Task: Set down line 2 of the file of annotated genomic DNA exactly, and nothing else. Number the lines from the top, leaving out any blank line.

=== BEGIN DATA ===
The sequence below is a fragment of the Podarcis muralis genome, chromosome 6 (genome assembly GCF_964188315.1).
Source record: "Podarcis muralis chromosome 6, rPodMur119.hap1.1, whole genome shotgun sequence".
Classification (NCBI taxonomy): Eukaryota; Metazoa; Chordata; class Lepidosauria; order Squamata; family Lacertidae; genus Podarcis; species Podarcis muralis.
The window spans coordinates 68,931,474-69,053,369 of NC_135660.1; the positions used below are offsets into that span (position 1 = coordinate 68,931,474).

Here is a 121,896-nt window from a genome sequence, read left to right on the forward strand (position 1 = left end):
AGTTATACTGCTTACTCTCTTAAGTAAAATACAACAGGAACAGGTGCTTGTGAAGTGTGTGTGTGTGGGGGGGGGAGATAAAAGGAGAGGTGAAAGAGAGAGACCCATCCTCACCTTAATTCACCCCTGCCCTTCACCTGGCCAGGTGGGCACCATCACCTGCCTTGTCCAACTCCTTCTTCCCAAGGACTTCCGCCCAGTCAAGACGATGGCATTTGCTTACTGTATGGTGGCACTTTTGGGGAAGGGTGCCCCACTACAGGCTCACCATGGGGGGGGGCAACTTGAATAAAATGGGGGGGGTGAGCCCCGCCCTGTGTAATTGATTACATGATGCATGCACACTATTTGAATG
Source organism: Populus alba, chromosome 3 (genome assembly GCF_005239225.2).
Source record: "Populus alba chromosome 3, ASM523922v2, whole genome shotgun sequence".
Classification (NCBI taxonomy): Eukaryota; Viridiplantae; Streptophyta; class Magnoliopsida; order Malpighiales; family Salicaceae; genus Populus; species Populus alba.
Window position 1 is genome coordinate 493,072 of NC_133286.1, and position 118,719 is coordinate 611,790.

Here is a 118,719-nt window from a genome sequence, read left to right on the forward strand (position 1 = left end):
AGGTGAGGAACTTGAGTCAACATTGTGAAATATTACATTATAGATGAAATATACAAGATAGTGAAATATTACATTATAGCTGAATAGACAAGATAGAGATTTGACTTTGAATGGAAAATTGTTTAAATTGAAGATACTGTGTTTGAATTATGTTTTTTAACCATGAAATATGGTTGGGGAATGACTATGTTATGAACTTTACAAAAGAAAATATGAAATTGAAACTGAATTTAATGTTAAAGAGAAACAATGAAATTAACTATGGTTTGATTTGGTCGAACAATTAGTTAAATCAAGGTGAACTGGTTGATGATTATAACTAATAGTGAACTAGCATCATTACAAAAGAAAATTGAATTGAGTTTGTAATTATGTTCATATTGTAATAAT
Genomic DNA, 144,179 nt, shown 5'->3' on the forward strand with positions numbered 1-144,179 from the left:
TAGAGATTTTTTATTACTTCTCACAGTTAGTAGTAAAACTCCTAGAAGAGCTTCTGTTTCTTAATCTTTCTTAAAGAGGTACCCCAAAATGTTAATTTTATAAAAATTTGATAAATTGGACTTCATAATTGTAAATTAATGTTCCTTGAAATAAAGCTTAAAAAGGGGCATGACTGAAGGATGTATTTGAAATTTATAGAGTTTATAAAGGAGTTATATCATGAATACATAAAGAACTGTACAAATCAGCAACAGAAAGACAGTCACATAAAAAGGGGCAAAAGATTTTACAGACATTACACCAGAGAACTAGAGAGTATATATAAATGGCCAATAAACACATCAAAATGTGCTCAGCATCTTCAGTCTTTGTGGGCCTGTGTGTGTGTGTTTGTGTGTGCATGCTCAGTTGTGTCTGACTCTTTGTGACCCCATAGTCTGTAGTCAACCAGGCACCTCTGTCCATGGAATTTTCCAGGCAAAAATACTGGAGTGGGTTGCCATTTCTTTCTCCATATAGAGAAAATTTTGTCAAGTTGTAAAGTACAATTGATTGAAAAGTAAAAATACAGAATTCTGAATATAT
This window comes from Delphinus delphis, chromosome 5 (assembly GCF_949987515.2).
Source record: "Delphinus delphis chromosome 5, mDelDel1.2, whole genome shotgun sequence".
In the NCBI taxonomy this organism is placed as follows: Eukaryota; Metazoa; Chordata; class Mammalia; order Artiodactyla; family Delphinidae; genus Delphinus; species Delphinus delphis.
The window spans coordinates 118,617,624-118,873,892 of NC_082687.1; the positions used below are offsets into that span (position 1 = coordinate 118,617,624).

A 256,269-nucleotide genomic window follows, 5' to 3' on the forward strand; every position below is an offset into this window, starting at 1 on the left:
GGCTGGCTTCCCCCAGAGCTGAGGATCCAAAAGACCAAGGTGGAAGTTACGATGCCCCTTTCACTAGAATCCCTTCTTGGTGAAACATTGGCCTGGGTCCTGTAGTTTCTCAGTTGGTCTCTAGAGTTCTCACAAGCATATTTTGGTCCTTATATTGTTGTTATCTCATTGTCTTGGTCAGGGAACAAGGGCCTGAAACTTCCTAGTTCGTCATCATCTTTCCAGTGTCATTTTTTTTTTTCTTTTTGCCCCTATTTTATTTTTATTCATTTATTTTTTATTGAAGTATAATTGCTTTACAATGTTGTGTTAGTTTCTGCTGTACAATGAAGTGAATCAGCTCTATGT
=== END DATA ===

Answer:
Source record: "Podarcis muralis chromosome 6, rPodMur119.hap1.1, whole genome shotgun sequence".